Thursday, June 21 , 2018, 9:37 am | Overcast 63º

 
 
 
 

Hib Halverson: Thanks to All Who Fought the Sherpa Fire

A Sikorsky S-64E Skycrane “dips” from a portable fire retardant tank at a temporary helittack base in Goleta during the Sherpa Fire. Click to view larger
A Sikorsky S-64E Skycrane “dips” from a portable fire retardant tank at a temporary helittack base in Goleta during the Sherpa Fire. (Hib Halverson)

On the afternoon of June 22, the seventh day of the Sherpa Fire, I had to make a grocery run. As I turned left onto Cathedral Oaks Road, at the stop sign was a Los Padres National Forest engine company. I gave them a thumbs-up as I went by.

Behind the first engine were three more LPF engines, all of which were heading back to the Goleta Command Center at Dos Pueblos High School after a long day on the fire line. I gave all those firefighters the thumbs-up, too. They all waved in appreciation.

As I drove south on Cathedral Oaks, I thought, “Do we owe those guys some thanks, or what?”

As of June 27, the Sherpa Fire had consumed 7,474 acres and was 93 percent contained. The uncontained part of the fire is the extreme northeast corner where terrain is too dangerous for hand crews to work. That area has been drenched from the air with water and fire-retardant, and crews will watch it carefully for hot spots and respond accordingly with air attack.

The fire camp at Dos Pueblos High has “demobilized” and the incident command has moved to the Los Padres National Forest supervisor’s office in Goleta because the USFS has assumed incident command of what’s left of the fire.

At this point, there are 152 firefighters, spread among five crews, seven fire engines, seven water tenders and three helicopters still on duty.

For most of us, events of mid-June are receding into history. Pondering that idea, I thought, “Wow! What a difference a week makes in the wildfire suppression biz.”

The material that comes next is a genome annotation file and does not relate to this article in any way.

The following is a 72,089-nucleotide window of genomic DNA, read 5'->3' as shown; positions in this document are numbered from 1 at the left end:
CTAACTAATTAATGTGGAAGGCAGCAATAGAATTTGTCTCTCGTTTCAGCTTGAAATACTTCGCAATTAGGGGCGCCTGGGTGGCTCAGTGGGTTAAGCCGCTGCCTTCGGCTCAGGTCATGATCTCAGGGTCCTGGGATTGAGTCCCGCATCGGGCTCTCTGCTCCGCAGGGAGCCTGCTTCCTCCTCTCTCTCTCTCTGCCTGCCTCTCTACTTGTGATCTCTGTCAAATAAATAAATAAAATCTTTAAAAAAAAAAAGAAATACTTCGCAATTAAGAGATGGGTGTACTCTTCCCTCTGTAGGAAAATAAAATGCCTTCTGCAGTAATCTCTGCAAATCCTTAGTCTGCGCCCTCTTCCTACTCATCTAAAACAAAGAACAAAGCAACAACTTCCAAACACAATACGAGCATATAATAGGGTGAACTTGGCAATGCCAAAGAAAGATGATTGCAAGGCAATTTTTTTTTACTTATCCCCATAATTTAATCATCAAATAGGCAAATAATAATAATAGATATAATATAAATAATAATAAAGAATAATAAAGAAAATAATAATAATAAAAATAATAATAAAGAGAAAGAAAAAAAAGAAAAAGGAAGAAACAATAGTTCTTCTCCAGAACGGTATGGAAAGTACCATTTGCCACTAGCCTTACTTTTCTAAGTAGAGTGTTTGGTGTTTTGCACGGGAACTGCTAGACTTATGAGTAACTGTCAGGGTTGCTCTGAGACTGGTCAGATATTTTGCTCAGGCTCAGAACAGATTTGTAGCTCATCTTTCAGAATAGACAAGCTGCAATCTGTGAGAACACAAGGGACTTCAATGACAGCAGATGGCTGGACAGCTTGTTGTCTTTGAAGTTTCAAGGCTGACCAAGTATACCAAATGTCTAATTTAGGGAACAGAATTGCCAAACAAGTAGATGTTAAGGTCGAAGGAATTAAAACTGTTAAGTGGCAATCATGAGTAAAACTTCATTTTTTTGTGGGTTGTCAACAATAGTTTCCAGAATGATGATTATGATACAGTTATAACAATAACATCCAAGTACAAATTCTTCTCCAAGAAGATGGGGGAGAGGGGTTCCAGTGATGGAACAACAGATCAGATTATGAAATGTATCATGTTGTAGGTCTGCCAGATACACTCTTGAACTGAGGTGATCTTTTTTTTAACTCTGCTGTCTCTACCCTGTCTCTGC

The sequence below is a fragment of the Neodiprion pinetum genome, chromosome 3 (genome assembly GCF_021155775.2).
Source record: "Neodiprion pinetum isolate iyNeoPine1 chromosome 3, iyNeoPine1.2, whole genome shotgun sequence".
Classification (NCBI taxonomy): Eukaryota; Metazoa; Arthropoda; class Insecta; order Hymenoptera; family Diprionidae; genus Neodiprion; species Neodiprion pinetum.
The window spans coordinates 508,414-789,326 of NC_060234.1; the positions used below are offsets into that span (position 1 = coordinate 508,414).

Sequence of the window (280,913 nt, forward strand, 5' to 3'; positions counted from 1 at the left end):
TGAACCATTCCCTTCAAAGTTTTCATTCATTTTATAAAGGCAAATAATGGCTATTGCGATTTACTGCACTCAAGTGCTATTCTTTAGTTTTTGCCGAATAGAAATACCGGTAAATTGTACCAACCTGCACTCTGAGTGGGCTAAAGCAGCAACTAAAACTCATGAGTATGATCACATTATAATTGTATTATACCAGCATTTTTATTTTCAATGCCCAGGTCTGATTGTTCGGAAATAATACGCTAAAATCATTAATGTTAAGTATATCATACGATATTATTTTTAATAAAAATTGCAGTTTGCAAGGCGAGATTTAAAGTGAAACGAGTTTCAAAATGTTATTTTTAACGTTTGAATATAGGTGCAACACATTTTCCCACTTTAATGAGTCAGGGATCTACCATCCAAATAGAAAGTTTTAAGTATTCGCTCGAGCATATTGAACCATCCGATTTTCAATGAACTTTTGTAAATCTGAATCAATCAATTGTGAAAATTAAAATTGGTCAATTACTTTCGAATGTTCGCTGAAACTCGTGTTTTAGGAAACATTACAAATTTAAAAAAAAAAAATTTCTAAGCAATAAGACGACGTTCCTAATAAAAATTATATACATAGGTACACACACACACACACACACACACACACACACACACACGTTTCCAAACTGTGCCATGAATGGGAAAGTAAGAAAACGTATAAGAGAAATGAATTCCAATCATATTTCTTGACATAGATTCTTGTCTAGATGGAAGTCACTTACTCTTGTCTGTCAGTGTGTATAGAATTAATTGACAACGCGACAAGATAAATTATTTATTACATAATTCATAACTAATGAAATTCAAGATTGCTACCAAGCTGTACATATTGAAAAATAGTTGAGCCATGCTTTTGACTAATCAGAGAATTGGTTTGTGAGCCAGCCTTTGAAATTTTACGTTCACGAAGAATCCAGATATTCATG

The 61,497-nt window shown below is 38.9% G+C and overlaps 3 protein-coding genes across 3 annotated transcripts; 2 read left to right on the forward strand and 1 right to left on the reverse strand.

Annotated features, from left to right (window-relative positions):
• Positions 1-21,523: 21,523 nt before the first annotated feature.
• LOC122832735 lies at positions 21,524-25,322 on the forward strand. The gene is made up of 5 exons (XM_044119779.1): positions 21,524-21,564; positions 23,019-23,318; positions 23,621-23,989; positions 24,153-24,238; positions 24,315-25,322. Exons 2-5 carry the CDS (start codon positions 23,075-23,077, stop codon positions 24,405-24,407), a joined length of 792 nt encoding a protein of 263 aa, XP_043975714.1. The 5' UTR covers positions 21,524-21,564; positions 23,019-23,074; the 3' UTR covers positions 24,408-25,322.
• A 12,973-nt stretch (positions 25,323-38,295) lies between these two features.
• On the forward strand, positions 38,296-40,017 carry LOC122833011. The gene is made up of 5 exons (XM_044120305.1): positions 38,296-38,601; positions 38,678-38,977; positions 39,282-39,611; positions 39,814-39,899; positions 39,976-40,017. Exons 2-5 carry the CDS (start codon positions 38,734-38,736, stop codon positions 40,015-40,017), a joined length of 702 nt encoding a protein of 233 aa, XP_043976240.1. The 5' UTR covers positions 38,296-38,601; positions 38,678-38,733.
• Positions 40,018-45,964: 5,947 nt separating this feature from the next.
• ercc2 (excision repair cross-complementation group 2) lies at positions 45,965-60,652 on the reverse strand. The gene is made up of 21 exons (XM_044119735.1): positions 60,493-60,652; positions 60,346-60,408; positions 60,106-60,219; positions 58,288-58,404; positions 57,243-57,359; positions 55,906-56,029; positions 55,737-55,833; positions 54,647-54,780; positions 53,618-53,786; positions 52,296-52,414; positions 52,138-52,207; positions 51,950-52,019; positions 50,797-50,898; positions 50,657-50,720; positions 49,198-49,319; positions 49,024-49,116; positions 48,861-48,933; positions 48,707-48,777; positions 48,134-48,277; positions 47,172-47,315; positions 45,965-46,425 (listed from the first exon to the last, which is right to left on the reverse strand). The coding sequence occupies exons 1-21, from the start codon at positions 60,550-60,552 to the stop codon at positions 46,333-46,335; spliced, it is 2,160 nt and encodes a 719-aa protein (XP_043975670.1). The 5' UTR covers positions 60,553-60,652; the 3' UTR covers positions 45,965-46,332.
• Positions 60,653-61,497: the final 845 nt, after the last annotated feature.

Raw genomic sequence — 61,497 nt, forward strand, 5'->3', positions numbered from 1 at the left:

Remember the nights of June 15 and 16? For people living between Refugio Road and Calle Lippizana, the situation was chaotic. The wind-driven Sherpa Fire raged out of control down the slopes east of Refugio Road to El Capitán Canyon where the it jumped Highway 101.

The homes and ranches that dot the area between Refugio Road and Farren Road on the far west end of Goleta were either evacuated or warned to be ready to evacuate. Three hundred-foot flames could be seen by people on roofs in Goleta, campers trapped at El Capitán State Beach with no transportation were rescued by Santa Barbara County sheriff’s buses, and Highway 101 between Winchester Canyon and Gaviota and, later, Buellton was closed.

If you need to see the evidence, look at the Sherpa Fire photo collection elsewhere on Noozhawk.

For several days, the Sherpa Fire was the top priority incident in the southern half of California. Hard work by hand crews, a squadron of bulldozers, aggressive structure protection by scores of engine companies from all over the state, a massive attack by both fixed-wing and rotarywing firefighting aircraft, and, thankfully, some cooperation by the weather during the day, our heroic firefighters were able to prevent a disaster of epic proportions.

While some valuable agricultural and ranch land was damaged, only one structure was lost, the ground-water treatment plant for the campground at El Capitán State Beach. There were only five injuries to firefighters and no injuries to residents, and no livestock was lost.

We all owe Santa Barbara County firefighters, CalFire, the forest service and all the mutual-aid firefighters who came to help a big THANK YOU!

There were, also, a lot of “nonfirefighters” who joined the effort that defeated the Sherpa Fire. The two DC-10s and some of the other fixed-wing aircraft that drop fire-retardant, are flown by private contractors. All the heavy-lift helicopters that drop water and fire-retardant are flown by private contractors. The water tenders that support all those copters that were “dipping” at the Cathedral Oaks Road and other temporary helittack bases were driven by private contractors.

People had to feed the fire crews. People had to haul in supplies for the fire camp. All of those folks busted their butts to support efforts for firefighters to keep people safe and to save homes and livestock. They may not be “firefighters” with badges and hoses, but they helped fight the Sherpa Fire.

As a resident of West Goleta, I appreciate the effort of all who contributed to the effort to extinguish the Sherpa Fire.

— Hib Halverson has lived in Goleta since 2001, and has been an El Encanto Heights resident since 2010. He is a former newspaper photographer and currently works as a technical writer. Click here to read previous columns. The opinions expressed are his own.

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